Bean interface has annotations @GET/@POST/@DELETE and @Path element which has location of the individual method. @PathParam is used to extract elements from path to method parameters. @FormParam can be used to extract data from post.



Differenct between @GET and @Get

Both are used for RESTFul services but @Get from codehus is used when we use both SOAP and REST over same service implementing class.


When to use REST and when to use SOAP

SOAP is a approach of integrating large applicaitons where interface complexity is high. For Jive REST services are sufficient to expose it's functionality in simple and efficient way.

But there are some drawbacks that i fealt (There may be workarounds to these limitations and it will be great if you can provide your valuable comments)

1.  The RESTFul services dont have WSDL files - So in case one know the service address it is hard to find list of available methods, the interface for calling them etc...

2. There is less control while calling webservices while using JSON approach of data transfer. In case we use XML approach, where is the definition of the XML elements?

So in case we would like to modify the payload of xml/json message on the fly it will be difficult since the definition is not well defined like that in SOAP (SOAP WSDL has Schema element)


SOAP should be used when there is a need to consume services from complex applications. The use of SOAP should be minimum since it involves lot of parsing and preprocessing, on the other hand it also has good integration with SOA architecture and easy to integrate with complex systems.

NOTE: This technique is valid only for Jive 6.0.1 and up.


Adding markup to the Jive application can be a challenge within the context of a plugin.  Well, I take that back.  It's easy to do, sure.  But doing it right?  A little harder than you might think.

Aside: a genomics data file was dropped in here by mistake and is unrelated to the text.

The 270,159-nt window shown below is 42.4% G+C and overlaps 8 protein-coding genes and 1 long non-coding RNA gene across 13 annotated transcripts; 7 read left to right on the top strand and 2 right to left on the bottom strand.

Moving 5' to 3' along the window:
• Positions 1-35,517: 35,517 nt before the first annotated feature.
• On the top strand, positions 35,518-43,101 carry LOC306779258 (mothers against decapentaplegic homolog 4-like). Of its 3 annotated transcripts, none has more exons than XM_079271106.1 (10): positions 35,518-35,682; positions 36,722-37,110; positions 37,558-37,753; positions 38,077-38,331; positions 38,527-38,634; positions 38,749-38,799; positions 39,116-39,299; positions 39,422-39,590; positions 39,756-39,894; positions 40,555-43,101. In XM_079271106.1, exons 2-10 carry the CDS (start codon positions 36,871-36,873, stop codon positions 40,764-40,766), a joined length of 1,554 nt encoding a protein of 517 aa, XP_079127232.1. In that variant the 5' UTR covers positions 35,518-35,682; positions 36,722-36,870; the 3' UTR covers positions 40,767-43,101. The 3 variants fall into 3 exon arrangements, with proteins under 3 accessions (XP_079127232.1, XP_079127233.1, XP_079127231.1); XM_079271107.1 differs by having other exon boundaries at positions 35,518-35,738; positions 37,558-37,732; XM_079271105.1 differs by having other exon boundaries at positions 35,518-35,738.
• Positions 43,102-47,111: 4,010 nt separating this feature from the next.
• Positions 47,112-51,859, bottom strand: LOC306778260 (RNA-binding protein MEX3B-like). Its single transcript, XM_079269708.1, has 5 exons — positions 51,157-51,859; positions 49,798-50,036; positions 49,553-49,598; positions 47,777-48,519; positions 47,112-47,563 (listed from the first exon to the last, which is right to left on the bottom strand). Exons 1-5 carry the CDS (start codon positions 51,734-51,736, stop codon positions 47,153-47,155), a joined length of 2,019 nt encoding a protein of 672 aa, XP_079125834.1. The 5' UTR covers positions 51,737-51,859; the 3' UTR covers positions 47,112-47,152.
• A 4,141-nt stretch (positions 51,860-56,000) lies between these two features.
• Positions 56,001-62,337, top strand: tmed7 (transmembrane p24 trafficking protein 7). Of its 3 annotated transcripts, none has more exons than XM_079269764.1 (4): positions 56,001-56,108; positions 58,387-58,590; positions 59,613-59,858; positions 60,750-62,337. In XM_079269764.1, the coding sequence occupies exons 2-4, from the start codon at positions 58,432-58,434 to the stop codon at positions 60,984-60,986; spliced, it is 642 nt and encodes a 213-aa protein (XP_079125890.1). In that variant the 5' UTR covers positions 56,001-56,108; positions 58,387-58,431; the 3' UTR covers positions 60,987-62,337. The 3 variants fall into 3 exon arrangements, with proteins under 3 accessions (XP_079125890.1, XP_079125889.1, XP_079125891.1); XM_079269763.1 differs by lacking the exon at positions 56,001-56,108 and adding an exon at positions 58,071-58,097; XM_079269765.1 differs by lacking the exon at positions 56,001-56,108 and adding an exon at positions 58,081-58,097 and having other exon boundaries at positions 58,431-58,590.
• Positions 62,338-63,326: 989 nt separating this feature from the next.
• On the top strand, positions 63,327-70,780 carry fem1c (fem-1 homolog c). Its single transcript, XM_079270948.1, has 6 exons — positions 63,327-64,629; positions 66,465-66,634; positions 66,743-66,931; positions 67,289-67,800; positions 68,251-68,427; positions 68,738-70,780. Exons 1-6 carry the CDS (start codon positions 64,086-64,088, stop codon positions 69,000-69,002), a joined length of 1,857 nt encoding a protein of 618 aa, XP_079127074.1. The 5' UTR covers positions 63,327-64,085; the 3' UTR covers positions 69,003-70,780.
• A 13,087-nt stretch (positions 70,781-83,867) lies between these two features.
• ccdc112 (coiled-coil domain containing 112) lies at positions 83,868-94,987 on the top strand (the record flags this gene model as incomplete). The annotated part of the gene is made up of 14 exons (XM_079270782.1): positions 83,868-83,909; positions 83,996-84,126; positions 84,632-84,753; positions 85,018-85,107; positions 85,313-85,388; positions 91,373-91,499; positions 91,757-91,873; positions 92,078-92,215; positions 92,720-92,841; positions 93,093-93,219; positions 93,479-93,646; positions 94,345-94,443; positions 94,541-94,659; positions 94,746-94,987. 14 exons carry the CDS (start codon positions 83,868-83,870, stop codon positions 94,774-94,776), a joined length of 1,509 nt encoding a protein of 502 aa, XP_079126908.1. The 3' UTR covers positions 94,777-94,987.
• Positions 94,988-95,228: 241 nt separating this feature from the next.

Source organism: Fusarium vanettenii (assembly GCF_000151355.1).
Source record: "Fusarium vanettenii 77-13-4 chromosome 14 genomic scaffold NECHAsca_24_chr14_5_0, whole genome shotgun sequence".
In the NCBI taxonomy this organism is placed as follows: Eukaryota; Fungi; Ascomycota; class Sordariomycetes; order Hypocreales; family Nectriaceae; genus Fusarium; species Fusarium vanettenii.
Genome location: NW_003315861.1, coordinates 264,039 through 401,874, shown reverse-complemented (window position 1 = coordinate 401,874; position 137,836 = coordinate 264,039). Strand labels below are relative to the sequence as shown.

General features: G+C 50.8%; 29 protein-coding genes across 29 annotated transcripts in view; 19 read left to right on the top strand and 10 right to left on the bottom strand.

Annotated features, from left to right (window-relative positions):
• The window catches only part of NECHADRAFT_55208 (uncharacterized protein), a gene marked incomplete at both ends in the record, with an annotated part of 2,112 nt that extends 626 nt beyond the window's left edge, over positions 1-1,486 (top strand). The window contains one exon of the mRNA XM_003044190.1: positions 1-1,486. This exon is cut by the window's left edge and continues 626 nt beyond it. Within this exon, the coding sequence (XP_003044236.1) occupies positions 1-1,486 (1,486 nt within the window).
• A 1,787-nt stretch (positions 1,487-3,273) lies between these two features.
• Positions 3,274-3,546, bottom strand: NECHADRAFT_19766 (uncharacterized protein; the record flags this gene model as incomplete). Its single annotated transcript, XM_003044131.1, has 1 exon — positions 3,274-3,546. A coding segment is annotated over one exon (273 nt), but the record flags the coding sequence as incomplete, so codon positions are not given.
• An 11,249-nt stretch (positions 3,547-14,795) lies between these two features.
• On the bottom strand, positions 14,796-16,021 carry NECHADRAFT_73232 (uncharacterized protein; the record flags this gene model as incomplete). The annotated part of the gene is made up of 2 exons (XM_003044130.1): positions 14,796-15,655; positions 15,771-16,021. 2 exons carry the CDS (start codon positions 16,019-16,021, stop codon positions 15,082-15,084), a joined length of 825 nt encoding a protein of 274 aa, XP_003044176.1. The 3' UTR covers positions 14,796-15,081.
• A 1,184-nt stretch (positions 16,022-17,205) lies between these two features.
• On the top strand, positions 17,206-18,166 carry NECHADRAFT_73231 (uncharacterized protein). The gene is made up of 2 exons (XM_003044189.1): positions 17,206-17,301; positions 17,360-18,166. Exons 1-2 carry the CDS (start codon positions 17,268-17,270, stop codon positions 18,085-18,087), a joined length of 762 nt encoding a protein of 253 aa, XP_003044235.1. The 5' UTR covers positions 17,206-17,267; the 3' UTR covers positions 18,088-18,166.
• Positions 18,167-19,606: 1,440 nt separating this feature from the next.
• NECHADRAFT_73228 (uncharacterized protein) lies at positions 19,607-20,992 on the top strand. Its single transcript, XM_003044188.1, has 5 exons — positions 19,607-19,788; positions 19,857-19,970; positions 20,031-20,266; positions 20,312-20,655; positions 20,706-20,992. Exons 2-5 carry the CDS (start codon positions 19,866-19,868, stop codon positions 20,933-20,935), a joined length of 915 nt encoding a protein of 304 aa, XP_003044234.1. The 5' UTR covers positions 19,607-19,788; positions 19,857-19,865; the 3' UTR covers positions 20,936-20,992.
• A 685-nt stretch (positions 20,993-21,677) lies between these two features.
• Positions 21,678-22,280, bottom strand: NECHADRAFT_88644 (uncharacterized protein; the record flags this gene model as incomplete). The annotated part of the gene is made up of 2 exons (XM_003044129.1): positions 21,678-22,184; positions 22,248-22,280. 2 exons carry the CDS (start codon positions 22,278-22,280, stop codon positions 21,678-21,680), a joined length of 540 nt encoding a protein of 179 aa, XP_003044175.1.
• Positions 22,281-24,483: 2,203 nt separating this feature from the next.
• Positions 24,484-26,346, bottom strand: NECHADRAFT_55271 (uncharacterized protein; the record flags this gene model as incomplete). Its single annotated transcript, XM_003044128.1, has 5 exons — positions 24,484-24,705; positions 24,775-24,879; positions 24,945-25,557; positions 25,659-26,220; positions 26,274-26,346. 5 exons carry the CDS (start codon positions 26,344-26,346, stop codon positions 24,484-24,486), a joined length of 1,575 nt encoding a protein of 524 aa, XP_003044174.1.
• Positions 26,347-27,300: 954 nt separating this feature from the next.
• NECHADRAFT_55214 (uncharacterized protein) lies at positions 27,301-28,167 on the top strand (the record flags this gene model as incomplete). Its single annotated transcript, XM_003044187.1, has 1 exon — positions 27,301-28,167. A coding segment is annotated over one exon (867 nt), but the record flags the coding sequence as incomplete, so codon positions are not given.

Sure, you could just redefine a core Struts action in your plugin's struts.xml file and point it at your custom Struts action and/or custom Freemarker or Soy template.  But you know that doing so introduces risk.  Another plugin you install into your instance later on could override the same action, rendering one of them useless.  You may need to theme the Freemarker or Soy template that you modified, which would also wipe out the change made in your plugin.  You also are bound to that action and template's implementation for your version, which requires you to have to manually upgrade them each time you upgrade your Jive instance.


To get around that, you could always use Javascript, which you can include on every page in the system, that knows when to modify the DOM structure of the page, which is a pretty slick way to do it.  You can have your script detect which page you're currently on, and, when appropriate, invoke a Soy template, and append it to the DOM, thus modifying your view in a pretty upgrade-safe manner.  The problem with this approach becomes evident when you realize your custom page content requires server side data.  This means you need to make an AJAX call to a web service which you may or may not have to code up yourself, which totally works, but may not result in the best user experience, with the custom content being added to the DOM after a slight delay.


It would be great if we could somehow augment the data being returned by the Struts action in the first place, and have some sort of hook to add the markup that utilizes that data to the DOM structure.


Enter the PluginTemplateDefinition.


A PluginTemplateDefinition is a way to do just that.  Utilizing it requires the following:

  • Create PluginTemplateDefinition Java class implementation
  • Add your PluginTemplateDefinition class to Spring, and register it
  • Create a Soy Template


The Java Class

public class MyPluginTemplateDefinition implements PluginTemplateDefinition {

    public boolean supports(Action action) {
        //only execute when looking at a place overview page
        return (action instanceof PlaceOverviewAction);

    public String getHeadTemplateName() {
        //no meta tags or css for this
        return null;

    public String getBodyTemplateName() {
        //template containing Javascript to modify the DOM
        return "";

    public Object getModel(ActionInvocation ai, Object actionModel) {
        //making available the data that I want
        Map<String, Object> model = new HashMap<String, Object>();

        Place place = ((PlaceViewBean) actionModel).getPlace();
        if(place.getObjectType() == JiveConstants.SOCIAL_GROUP) {
            List<String> owners = getSocialGroupOwners(place);
            model.add("owners", owners);

        return model;